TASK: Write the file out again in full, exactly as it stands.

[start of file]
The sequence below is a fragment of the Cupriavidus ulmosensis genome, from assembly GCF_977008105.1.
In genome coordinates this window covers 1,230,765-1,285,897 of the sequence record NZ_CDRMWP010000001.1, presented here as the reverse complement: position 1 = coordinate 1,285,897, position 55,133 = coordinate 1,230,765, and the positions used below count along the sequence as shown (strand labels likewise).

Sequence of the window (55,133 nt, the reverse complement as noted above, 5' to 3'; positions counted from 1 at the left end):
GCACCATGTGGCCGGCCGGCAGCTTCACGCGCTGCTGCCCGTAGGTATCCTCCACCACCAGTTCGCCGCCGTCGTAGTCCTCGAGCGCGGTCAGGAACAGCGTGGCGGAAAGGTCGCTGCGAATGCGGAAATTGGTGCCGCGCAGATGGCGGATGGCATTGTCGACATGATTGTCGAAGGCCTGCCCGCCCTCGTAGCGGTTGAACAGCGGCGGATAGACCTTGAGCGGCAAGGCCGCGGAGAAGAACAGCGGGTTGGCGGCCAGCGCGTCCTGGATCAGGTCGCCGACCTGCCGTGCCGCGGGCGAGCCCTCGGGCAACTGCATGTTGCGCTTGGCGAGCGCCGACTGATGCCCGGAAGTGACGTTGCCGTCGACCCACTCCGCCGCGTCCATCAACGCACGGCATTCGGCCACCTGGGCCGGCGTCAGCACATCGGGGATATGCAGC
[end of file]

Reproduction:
The sequence below is a fragment of the Cupriavidus ulmosensis genome, from assembly GCF_977008105.1.
In genome coordinates this window covers 1,230,765-1,285,897 of the sequence record NZ_CDRMWP010000001.1, presented here as the reverse complement: position 1 = coordinate 1,285,897, position 55,133 = coordinate 1,230,765, and the positions used below count along the sequence as shown (strand labels likewise).

Sequence of the window (55,133 nt, the reverse complement as noted above, 5' to 3'; positions counted from 1 at the left end):
GCACCATGTGGCCGGCCGGCAGCTTCACGCGCTGCTGCCCGTAGGTATCCTCCACCACCAGTTCGCCGCCGTCGTAGTCCTCGAGCGCGGTCAGGAACAGCGTGGCGGAAAGGTCGCTGCGAATGCGGAAATTGGTGCCGCGCAGATGGCGGATGGCATTGTCGACATGATTGTCGAAGGCCTGCCCGCCCTCGTAGCGGTTGAACAGCGGCGGATAGACCTTGAGCGGCAAGGCCGCGGAGAAGAACAGCGGGTTGGCGGCCAGCGCGTCCTGGATCAGGTCGCCGACCTGCCGTGCCGCGGGCGAGCCCTCGGGCAACTGCATGTTGCGCTTGGCGAGCGCCGACTGATGCCCGGAAGTGACGTTGCCGTCGACCCACTCCGCCGCGTCCATCAACGCACGGCATTCGGCCACCTGGGCCGGCGTCAGCACATCGGGGATATGCAGC